I fell in love with Flavia De Luce - the 11 yr old protagonist in Bradley's award winning first book - The Sweetness at the Bottom of the Pie. (my review)
Flavia, her two older and (according to Flavia) odious sisters live with their preoccupied father in a crumbling mansion in 1950's England. Flavia has ensconced herself in the east wing, home to an ancestor's formidable chemistry lab. Flavia is enthralled by all things scientific, but especially poisons.
A Red Herring Without Mustard opens with Flavia stopping in at the fortune telling booth at the local church fete. Startled by the Gypsy's pronouncement, Flavia inadvertently sets fire to the woman's tent. In an effort to make amends she drives the elderly woman and her caravan to camp on her family's estate. However, when she goes back to check on her (being Flavia) in the middle of the night, she finds the woman near death from a beating. Having saved her life, Flavia sets out to discover who the dastardly perpetrator of such a nasty deed could be. The plot thickens as seemingly unrelated events muddy the waters. Plenty of red herrings abound.
I've said it in past reviews of Bradley's books and I'll say it again. The mystery is always fun, but it is the character of Flavia that enthralls me. She is old beyond her years, with an indomitable spirit and her inquisitive mind is always entertaining!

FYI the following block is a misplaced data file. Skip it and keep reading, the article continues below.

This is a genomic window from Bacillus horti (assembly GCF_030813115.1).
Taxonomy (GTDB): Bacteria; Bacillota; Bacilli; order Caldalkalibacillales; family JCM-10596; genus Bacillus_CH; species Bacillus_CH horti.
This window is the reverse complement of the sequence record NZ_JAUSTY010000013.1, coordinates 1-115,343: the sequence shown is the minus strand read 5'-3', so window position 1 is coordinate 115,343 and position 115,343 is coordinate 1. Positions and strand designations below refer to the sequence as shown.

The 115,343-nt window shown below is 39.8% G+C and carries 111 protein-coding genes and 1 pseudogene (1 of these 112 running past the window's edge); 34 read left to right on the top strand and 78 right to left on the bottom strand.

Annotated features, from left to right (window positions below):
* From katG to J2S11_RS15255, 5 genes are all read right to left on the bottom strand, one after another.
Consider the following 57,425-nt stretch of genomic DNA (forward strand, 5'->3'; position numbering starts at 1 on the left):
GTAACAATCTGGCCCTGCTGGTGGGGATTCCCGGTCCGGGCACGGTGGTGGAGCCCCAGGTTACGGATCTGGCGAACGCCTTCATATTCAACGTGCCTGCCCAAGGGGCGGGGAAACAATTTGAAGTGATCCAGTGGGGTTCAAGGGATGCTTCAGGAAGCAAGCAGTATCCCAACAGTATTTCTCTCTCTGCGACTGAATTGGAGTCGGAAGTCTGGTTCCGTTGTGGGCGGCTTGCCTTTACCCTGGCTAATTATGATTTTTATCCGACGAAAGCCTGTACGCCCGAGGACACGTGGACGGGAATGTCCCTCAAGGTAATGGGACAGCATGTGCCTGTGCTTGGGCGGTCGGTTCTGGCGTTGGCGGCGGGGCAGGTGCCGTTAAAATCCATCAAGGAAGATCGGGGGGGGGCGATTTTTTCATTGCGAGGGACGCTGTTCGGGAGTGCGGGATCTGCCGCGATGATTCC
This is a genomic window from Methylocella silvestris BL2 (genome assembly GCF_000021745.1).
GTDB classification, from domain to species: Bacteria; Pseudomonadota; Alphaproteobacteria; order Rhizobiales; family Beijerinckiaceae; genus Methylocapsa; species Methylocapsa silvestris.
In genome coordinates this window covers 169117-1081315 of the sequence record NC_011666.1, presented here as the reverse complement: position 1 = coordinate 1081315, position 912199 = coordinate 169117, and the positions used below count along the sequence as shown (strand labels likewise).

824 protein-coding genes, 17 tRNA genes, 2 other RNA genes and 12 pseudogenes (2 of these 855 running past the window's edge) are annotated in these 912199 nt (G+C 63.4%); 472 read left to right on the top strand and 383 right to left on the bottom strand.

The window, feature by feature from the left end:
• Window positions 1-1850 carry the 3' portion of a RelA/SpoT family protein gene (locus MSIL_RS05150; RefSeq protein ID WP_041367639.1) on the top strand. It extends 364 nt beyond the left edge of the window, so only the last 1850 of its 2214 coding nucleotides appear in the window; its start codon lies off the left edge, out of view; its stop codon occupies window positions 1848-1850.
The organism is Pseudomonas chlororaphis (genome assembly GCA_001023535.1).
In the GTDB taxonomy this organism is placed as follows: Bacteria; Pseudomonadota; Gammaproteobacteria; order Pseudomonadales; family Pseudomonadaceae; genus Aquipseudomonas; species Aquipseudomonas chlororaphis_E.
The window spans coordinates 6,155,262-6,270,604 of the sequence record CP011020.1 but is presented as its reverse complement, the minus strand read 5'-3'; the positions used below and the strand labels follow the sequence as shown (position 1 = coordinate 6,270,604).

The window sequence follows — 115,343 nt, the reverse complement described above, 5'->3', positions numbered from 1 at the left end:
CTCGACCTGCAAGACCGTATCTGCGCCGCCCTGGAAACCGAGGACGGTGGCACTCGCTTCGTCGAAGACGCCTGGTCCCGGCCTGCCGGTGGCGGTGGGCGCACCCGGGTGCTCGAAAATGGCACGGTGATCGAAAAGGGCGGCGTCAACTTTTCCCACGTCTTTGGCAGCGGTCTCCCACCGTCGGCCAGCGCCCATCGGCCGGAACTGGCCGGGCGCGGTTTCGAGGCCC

"Still, because the old boy deserved it, I gave Uncle Tar's portrait a brisk Girl Guide salute, even though I'd been drummed out of that organization, quite unfairly I thought, by a woman with no sense of humor whatsoever. 'Honestly, Miss Pashely, I'd have told her, had I been given half a chance, 'the ferric hydroxide was only meant to be joke.'"
" I had long ago discovered that when a word or formula refused to come to mind, the best thing for it was to think of something else: tigers, for instance, or oatmeal. Then, when the fugitive world was least expecting it, I would suddenly turn the full blaze of my attention back onto it, catching the culprit in the beam of my mental torch before it could sneak off again into the darkness. Thought-stalking, I called the technique, and I was proud of myself for having invented it."
In this third offering though, there seems to be a bit of a chink in her armour. She is still trying to come to terms with her mother's absence and this makes her a little more real and vulnerable. More of a personal note has been injected into this third offering.
What's the appeal of an eleven year old protagonist for adults? Well, for me - I always wanted to be Harriet the Spy and outwit the adults. Bradley has created an utterly original, engaging character in Flavia. Trust me - these books are absolutely addicting reads that end far too quickly. I'll be eagerly awaiting the next in the series - Seeds of Antiquity.
Get a sneak peek - read an excerpt of A Red Herring Without Mustard. Or join the Flavia fan club!